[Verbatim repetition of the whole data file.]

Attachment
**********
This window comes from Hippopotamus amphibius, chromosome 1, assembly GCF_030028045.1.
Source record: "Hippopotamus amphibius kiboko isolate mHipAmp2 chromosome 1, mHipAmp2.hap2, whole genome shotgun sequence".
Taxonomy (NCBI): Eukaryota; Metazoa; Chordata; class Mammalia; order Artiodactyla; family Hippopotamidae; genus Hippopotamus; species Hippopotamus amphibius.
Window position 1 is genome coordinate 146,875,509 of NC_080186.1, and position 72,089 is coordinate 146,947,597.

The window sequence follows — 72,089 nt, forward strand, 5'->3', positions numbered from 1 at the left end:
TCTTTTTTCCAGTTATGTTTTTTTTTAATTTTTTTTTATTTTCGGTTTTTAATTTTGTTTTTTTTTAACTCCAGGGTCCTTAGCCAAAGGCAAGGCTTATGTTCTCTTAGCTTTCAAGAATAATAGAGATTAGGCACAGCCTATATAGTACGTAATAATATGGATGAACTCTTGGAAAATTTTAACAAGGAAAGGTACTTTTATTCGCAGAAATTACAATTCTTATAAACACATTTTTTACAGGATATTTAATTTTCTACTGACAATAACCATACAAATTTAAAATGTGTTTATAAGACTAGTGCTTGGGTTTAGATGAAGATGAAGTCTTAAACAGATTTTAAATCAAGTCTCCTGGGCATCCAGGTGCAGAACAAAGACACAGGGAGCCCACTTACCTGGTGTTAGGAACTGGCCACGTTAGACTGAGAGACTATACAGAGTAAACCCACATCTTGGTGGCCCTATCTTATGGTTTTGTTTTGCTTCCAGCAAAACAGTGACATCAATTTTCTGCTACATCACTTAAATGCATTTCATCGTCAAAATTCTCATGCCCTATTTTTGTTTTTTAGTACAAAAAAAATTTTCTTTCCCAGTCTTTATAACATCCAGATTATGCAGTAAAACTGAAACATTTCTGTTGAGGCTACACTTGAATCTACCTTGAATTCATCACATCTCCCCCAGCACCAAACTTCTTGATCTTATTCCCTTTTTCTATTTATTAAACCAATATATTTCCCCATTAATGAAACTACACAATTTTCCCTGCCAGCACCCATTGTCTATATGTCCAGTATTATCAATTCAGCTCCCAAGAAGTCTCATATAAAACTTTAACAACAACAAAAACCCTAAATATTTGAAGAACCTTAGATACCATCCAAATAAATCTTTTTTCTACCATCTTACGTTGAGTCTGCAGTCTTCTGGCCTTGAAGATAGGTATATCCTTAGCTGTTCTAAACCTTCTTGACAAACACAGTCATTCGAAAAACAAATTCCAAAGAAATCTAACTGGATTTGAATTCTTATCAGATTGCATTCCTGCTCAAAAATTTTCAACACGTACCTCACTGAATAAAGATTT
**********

This window comes from Hippopotamus amphibius, chromosome 1, assembly GCF_030028045.1.
Source record: "Hippopotamus amphibius kiboko isolate mHipAmp2 chromosome 1, mHipAmp2.hap2, whole genome shotgun sequence".
Taxonomy (NCBI): Eukaryota; Metazoa; Chordata; class Mammalia; order Artiodactyla; family Hippopotamidae; genus Hippopotamus; species Hippopotamus amphibius.
Window position 1 is genome coordinate 146,875,509 of NC_080186.1, and position 72,089 is coordinate 146,947,597.

The window sequence follows — 72,089 nt, forward strand, 5'->3', positions numbered from 1 at the left end:
TCTTTTTTCCAGTTATGTTTTTTTTTAATTTTTTTTTATTTTCGGTTTTTAATTTTGTTTTTTTTTAACTCCAGGGTCCTTAGCCAAAGGCAAGGCTTATGTTCTCTTAGCTTTCAAGAATAATAGAGATTAGGCACAGCCTATATAGTACGTAATAATATGGATGAACTCTTGGAAAATTTTAACAAGGAAAGGTACTTTTATTCGCAGAAATTACAATTCTTATAAACACATTTTTTACAGGATATTTAATTTTCTACTGACAATAACCATACAAATTTAAAATGTGTTTATAAGACTAGTGCTTGGGTTTAGATGAAGATGAAGTCTTAAACAGATTTTAAATCAAGTCTCCTGGGCATCCAGGTGCAGAACAAAGACACAGGGAGCCCACTTACCTGGTGTTAGGAACTGGCCACGTTAGACTGAGAGACTATACAGAGTAAACCCACATCTTGGTGGCCCTATCTTATGGTTTTGTTTTGCTTCCAGCAAAACAGTGACATCAATTTTCTGCTACATCACTTAAATGCATTTCATCGTCAAAATTCTCATGCCCTATTTTTGTTTTTTAGTACAAAAAAAATTTTCTTTCCCAGTCTTTATAACATCCAGATTATGCAGTAAAACTGAAACATTTCTGTTGAGGCTACACTTGAATCTACCTTGAATTCATCACATCTCCCCCAGCACCAAACTTCTTGATCTTATTCCCTTTTTCTATTTATTAAACCAATATATTTCCCCATTAATGAAACTACACAATTTTCCCTGCCAGCACCCATTGTCTATATGTCCAGTATTATCAATTCAGCTCCCAAGAAGTCTCATATAAAACTTTAACAACAACAAAAACCCTAAATATTTGAAGAACCTTAGATACCATCCAAATAAATCTTTTTTCTACCATCTTACGTTGAGTCTGCAGTCTTCTGGCCTTGAAGATAGGTATATCCTTAGCTGTTCTAAACCTTCTTGACAAACACAGTCATTCGAAAAACAAATTCCAAAGAAATCTAACTGGATTTGAATTCTTATCAGATTGCATTCCTGCTCAAAAATTTTCAACACGTACCTCACTGAATAAAGATTT